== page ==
Debt by the Numbers

Elaine Hirsch, Kmareka’s West Coast correspondent, sends us a disquieting post about the hard realities of the high cost of college. Thanks, Elaine for the research and for dealing with a tough topic–

Statistics of Student Loans

For many students enrolling in college, student loans are the only viable payment method that allows them to attend. Student loans can be subsidized (awarded on the basis of financial need without interest accrual during school) or unsubsidized (when interest is charged as soon as the money is lent out). In either case, many undergraduate and masters degree students often go thousands of dollars in debt just to receive an education. Yet is the cost really worth the outcome?

The National Center for Education Statistics reports that since 1987 the average cost of attending college has risen by 360 percent, or from about $3,599 to $12,979, based on national averages. In the 2003-2004 school year, about 35 percent of all undergraduates took out some form of loan, with an average amount of about $7,336, which adds up to a little under $30,000 in debt for the full four years. In the 1992-1993 school year, roughly the same percentage of students took out federal loans (about 32 percent), but the average amount taken out was substantially lower, at about $3,884 (transposed to $15,000 for four years).

For graduate students, the amount borrowed is substantially higher. In 2008-2009, an average of 56.4 percent of all graduate students took out loans, with higher numbers for medical and pharmacy students (about 82 percent). The average amount borrowed was $40,000, with some medical degree-seekers taking out loans in the upward range of $119,000.

Since 2002, the average amount of student debt has increased at a steady rate of about 5.6 percent, almost double the average rate of inflation. According to FinAid, the total current student loan debt exceeds $950 billion, which is slightly higher than the amount of credit card debt in the county. Student loan debt supposedly increases at a rate of about $2,850 per second. With so many students graduating with loans (some estimate about two-thirds), and with such a large outstanding balance of debt, many people are pressed to fully repay their debts. As a result, the rate for students defaulting on student loans rose drastically to about 8.8 percent in 2009, up from 7.0 percent in 2008.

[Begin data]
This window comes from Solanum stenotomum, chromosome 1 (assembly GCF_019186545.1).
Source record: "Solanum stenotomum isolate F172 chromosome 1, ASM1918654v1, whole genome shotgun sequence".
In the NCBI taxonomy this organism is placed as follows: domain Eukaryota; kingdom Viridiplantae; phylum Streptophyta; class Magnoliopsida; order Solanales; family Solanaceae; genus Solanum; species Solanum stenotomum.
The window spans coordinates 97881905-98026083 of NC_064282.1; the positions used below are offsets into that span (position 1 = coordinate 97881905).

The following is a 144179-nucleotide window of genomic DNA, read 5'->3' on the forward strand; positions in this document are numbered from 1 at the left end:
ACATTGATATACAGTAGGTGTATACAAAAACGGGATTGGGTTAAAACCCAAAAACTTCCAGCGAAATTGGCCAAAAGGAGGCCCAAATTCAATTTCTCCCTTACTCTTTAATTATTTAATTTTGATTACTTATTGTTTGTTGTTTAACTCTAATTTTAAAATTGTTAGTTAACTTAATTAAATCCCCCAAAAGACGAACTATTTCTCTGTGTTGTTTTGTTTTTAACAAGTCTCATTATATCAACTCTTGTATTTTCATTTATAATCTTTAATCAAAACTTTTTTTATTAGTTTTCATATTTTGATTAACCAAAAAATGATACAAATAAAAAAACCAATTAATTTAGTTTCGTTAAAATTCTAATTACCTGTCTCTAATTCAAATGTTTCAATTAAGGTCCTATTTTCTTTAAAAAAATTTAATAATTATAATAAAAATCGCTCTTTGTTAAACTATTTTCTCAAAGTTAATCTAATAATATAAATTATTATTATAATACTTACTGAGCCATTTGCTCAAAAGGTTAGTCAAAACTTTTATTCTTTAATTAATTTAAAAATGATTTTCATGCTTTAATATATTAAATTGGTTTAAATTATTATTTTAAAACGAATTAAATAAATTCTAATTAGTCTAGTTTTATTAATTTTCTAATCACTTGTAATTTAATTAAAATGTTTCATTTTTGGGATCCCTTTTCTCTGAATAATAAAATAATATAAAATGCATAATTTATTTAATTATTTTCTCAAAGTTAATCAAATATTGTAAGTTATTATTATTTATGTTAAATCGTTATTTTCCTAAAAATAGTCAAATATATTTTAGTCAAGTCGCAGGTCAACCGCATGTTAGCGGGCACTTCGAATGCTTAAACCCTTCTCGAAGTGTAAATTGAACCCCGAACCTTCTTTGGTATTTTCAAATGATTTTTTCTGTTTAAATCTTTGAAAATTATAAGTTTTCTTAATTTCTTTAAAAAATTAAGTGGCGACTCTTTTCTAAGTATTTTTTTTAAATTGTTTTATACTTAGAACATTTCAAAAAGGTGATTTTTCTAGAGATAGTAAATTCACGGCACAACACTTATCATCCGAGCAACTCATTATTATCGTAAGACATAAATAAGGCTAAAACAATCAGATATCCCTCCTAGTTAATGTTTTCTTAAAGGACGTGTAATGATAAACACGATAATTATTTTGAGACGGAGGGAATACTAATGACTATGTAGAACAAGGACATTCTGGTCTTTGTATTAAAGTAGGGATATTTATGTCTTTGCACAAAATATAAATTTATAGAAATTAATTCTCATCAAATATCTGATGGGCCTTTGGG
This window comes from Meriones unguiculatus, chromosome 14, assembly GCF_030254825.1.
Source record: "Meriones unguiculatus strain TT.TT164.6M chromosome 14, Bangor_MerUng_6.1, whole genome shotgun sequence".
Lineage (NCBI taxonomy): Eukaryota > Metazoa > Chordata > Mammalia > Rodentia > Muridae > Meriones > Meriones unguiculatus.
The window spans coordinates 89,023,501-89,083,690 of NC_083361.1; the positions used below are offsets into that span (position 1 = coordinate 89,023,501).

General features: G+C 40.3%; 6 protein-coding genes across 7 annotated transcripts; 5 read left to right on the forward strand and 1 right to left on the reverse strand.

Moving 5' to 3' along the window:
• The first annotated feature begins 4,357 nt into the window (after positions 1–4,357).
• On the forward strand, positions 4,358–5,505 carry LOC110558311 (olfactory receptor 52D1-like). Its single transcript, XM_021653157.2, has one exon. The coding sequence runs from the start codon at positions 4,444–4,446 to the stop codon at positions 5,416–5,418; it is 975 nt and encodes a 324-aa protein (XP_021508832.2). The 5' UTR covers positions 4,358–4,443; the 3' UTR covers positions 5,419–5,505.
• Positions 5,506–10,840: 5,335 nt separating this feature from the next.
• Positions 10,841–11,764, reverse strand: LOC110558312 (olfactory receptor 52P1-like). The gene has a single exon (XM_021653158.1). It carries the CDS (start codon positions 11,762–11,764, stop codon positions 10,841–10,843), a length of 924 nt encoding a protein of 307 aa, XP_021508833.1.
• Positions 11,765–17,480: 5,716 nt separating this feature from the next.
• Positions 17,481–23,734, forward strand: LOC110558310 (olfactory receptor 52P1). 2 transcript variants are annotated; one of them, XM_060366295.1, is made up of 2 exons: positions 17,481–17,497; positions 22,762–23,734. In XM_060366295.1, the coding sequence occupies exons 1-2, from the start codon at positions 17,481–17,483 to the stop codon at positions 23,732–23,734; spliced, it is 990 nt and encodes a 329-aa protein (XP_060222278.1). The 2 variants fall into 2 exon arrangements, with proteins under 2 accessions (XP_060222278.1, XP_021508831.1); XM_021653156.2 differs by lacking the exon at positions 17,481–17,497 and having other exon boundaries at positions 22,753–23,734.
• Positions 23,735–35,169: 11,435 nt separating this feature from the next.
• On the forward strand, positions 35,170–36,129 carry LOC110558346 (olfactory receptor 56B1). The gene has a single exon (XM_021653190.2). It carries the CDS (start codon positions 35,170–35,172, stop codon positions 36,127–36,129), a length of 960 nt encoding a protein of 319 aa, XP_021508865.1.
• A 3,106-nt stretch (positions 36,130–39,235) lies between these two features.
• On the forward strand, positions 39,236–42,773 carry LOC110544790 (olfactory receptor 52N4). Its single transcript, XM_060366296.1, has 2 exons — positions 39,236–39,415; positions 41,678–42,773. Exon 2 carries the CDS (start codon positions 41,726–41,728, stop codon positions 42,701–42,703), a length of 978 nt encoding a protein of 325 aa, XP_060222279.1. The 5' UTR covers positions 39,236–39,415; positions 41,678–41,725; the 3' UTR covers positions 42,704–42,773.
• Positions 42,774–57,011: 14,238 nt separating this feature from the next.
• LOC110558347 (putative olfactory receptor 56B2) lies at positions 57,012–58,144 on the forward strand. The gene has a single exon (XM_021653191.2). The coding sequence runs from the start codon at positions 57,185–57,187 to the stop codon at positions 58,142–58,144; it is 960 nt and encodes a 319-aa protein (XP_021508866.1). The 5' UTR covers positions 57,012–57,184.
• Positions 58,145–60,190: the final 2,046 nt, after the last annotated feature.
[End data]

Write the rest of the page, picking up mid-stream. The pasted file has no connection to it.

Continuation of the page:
Furthermore, the Economic Policy Institute points out the job market for graduating students under the age of 25 is competitive, with the unemployment rate rising to 9.3 percent, up from 5.4 percent in 2007. For the average student who borrows roughly $26,000, the average monthly loan payment is $275, which is a difficult sum to accumulate without a job. Thus, the Department of Education explains, roughly 14 percent of all students default on their loans within three years of their first payment period.

For students looking to minimize student loan debt, the clear choice is to shop smarter. Schools and education should be viewed as businesses, especially in terms of debt. If students find themselves borrowing more than $10,000, they should switch schools. They should also take out federal loans first, as these usually have better rates and payment plans, and are usually subsidized. Likewise, students should not borrow more for the full cost of their education than their anticipated starting salary, since any more than that will be difficult to repay. Finally, students should learn to live more sparingly and borrow less in other aspects of their lives. By cutting credit card spending and living more humbly, students can greatly ease the amount that needs to be repaid after college.

Whether or not going to school is worth being in debt is dependent on the student as well as their intended occupation. For instance, it seems that it’s more worth it to go $100,000 in debt to become a doctor than a kindergarten teacher. However, more and more frequently, students find themselves overloaded with debt that they are unable to repay. Thus, for some people, going into debt to get an education is the newest form of monetary slavery. Again, whether or not a student goes into dept depends entirely on the student’s anticipated career path, but if a student shops around they can still receive a good education while avoiding extensive debt.


2 thoughts on “Debt by the Numbers

  1. I write to thank immensely for their vital, critical work over the past year. In 2011 I became a reader, and sparing contributor. Your devotion, erudition and crystal-clear critiques renders on the best blogs in RI!

    Wishing you all a blessed, fulfilling 2012!

    Very best,

    Kevin DeJesus

  2. Thanks so much for your kind words, Kevin.

    And thank you, Elaine, for this excellent summary of the difficult state of affairs for student borrowers in the US. It was with great trepidation that I went into debt to get my social work degree, and I worked a lot of overtime my first two years to pay them off ASAP. I hate being in debt! I do not want my children to be saddled with lots of debt and hope we can find ways to economize on their college education.

Leave a Reply

Fill in your details below or click an icon to log in: Logo

You are commenting using your account. Log Out /  Change )

Google+ photo

You are commenting using your Google+ account. Log Out /  Change )

Twitter picture

You are commenting using your Twitter account. Log Out /  Change )

Facebook photo

You are commenting using your Facebook account. Log Out /  Change )


Connecting to %s